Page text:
Before taking leave of the 120 Superiors General present, the Pope announced that 2015 would be a year dedicated to consecrated life. He added, “Thank you for what you do and for your spirit of faith and your service. Thank you for your witness and also for the humiliations through which you have had to pass”.

How to Think About Pope Francis’ Apostolic Exhortation: Two Views

Press Conference to Introduce
Apostolic Exhortation Evangelii Gaudium

Just a day after the release of Pope Francis’s first apostolic exhortation Evangelii Gaudium (The Joy of Faith), there have been many critics:  conservatives who fear the theme of change which permeates the document, liberals who fret that he has ruled out the possibility of ordaining women to the priesthood, those who worry about the Holy Father’s view of capitalism, and more. 

Analysts will find much to discuss in the 84-page document.  Among the first responders to Evangelii Gaudium are Kathryn Jean Lopez, editor-at-large of National Review Online and a nationally syndicated journalist, and Samuel Gregg, research director at the Acton Institute and author of, among other books, Becoming Europe and Tea Party Catholic

Kathryn Jean Lopez takes a positive approach, offering some helpful insights into its broad range of topic areas and showing us how to think about the Pope’s wide-ranging exhortation.  Samuel Gregg, on the other hand, worries that the Pope does not fully understand a free-market economy.

Lopez writes:
As with interviews of months past, reactions vary to Pope Francis’ first teaching document, the apostolic exhortation Evangelii Gaudium (“The Joy of the Gospel”), as you’ve no doubt noticed. It’s over 40,000 words in length, and we who comment — whether on op-ed pages or on Facebook or at the dinner table — each focus on different aspects. As with the America interview that appeared earlier this fall — and as with so many of his messages of God’s mercy, our responsibilities, a loving Father’s radical call for us to live selfless lives in transformative surrender to Him — we can too easily miss the heart of the matter amid a flurry of headlines that affirm or inflame our ideological comfort zones. When we do, we also miss much of the point of the Gospel — the joy, the exhortation, the call, the Christian difference. The point is that we must be challenged. The point is that we must encounter Christ, and daily, and if we do, we must be changed.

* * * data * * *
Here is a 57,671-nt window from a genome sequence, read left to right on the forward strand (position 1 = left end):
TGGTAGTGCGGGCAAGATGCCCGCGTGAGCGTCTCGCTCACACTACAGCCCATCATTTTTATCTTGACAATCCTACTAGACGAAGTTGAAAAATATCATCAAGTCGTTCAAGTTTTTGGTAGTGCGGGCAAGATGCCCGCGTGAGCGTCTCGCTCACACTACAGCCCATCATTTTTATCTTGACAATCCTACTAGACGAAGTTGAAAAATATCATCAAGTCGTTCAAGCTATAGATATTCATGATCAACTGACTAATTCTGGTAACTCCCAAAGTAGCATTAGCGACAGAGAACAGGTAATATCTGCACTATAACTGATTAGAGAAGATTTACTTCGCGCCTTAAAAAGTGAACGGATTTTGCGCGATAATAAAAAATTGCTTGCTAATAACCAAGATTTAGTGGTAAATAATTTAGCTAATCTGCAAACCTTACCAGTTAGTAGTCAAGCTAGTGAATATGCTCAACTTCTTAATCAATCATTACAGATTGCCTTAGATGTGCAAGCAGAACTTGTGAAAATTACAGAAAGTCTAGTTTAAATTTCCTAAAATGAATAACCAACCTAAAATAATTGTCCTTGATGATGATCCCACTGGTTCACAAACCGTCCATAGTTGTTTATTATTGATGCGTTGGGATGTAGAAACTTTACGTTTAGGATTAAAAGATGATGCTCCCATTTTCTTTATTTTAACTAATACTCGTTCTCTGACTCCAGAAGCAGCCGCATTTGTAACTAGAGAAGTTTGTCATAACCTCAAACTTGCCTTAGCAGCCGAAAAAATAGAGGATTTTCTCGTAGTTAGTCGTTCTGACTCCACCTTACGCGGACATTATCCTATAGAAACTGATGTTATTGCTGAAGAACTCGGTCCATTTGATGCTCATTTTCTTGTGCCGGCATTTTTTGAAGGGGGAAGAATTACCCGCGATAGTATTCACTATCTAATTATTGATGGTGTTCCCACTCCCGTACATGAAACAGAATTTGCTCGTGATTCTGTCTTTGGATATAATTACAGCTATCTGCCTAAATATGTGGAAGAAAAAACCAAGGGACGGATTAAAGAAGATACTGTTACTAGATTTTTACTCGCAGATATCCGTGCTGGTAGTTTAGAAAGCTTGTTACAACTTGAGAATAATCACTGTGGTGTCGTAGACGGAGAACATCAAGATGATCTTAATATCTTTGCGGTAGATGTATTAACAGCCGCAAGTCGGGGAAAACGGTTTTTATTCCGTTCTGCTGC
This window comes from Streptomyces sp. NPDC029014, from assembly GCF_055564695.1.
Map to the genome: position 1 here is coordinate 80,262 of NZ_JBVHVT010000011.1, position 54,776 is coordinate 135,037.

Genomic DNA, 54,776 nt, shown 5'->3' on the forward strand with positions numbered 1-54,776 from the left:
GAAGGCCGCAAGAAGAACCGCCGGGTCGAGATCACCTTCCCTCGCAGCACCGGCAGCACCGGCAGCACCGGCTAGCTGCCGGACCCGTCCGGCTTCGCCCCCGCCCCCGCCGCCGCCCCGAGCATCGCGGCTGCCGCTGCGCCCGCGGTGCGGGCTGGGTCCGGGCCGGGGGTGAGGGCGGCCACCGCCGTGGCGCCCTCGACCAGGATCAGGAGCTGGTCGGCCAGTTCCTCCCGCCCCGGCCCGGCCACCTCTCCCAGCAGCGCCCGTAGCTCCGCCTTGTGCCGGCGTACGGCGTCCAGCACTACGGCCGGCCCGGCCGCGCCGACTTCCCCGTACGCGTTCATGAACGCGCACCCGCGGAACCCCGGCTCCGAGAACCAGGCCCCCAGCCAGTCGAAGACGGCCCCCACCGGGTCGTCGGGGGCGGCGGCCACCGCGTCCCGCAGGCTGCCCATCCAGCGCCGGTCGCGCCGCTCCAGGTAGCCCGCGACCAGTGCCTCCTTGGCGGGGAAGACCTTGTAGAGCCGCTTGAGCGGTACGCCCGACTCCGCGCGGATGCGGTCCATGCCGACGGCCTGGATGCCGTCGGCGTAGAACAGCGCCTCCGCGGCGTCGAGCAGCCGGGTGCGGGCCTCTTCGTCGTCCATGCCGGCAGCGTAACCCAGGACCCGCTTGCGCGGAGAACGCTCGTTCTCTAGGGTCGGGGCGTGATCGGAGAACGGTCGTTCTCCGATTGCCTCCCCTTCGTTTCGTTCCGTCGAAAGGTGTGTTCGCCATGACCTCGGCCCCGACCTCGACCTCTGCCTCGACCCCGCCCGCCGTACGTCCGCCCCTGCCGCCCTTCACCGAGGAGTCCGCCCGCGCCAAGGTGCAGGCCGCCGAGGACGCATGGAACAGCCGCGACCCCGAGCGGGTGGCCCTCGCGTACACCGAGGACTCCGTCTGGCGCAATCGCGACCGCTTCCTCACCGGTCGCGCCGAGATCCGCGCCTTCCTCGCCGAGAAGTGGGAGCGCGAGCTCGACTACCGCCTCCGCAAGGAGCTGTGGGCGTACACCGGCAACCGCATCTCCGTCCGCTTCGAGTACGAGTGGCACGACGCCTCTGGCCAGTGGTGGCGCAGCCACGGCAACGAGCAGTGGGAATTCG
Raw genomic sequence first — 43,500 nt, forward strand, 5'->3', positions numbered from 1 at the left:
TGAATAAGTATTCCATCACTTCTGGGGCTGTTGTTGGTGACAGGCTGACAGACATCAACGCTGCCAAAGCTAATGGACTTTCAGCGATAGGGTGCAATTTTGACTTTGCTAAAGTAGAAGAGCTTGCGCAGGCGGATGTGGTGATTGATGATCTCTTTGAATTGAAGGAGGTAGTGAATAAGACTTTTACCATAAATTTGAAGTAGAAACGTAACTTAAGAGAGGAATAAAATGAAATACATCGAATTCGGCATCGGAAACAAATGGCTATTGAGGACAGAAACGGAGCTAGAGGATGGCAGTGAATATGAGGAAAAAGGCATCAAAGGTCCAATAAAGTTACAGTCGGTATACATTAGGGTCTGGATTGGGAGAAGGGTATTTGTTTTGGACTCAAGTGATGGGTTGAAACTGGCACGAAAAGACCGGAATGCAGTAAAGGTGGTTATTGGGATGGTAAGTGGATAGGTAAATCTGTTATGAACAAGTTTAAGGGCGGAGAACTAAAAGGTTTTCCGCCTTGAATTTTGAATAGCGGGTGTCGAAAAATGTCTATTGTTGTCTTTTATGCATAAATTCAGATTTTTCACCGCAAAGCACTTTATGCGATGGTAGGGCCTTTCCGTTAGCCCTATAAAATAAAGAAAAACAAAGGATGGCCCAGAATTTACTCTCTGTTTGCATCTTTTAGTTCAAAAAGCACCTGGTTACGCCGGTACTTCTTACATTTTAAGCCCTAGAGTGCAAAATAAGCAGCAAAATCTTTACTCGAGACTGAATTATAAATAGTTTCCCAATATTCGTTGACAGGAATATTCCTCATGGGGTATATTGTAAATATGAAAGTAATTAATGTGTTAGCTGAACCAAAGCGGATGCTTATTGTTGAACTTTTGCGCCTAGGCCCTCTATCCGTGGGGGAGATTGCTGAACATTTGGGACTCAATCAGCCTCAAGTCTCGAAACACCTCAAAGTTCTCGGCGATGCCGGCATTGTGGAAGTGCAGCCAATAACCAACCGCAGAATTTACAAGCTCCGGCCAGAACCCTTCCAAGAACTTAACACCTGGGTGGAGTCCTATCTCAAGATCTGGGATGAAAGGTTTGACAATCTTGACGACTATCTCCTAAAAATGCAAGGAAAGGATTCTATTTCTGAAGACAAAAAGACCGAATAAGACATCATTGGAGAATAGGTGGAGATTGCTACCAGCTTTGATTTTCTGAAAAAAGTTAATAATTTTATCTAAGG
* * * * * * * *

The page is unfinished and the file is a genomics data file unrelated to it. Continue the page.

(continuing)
In Evangelii Gaudium, in fact, Pope Francis writes:
The word of God constantly shows us how God challenges those who believe in him “to go forth”. Abraham received the call to set out for a new land (cf. Gen 12:1-3). Moses heard God’s call: “Go, I send you” (Ex 3:10) and led the people towards the promised land (cf. Ex 3:17). To Jeremiah, God says: “To all whom I send you, you shall go” (Jer 1:7). In our day Jesus’ command to “go and make disciples” echoes in the changing scenarios and ever new challenges to the Church’s mission of evangelization, and all of us are called to take part in this new missionary “going forth”. Each Christian and every community must discern the path that the Lord points out, but all of us are asked to obey his call to go forth from our own comfort zone in order to reach all the “peripheries” in need of the light of the Gospel.
This was so much of the focus of our encuentro in Mexico City, to use a word favored by our three most recent popes. During sessions, we talked about the work of making disciples, communicating with love beyond the audiences — and congregations — bishops, priests, religious, and lay people at the sessions might have most ready access to. In front of the image of herself the Blessed Mother left a Mexican layman, we prayed that we might truly be disciples of her Son, bringing her son to those in pain, in desperation, stuck in routines — that we might be truly apostolic in all our words and works. That we might let Christ be seen through the instruments of our lives.
Back home, in light of exhortations, we jump to clarify and highlight, helping people to feel comfortable or be challenged politically and economically, often overly depending on our political persuasions. Politics is crucial. As Pope Francis points out in the exhortation and elsewhere, it’s noble work, it’s necessary work. Christians may not opt out from politics. We must bring real wisdom to it. We must discern our contributions. We must live examined lives that inform policy debates and keep justice, mercy, and charity all in deliberations.
(In his long texts and interviews, this Jesuit pope keeps dropping practical Ignatian guidance about the inevitable spiritual warfare, about how to let the Satan be conquered. That’s something else to be thankful for — the cornucopia of concrete spiritual guides and witnesses we have as Catholics.)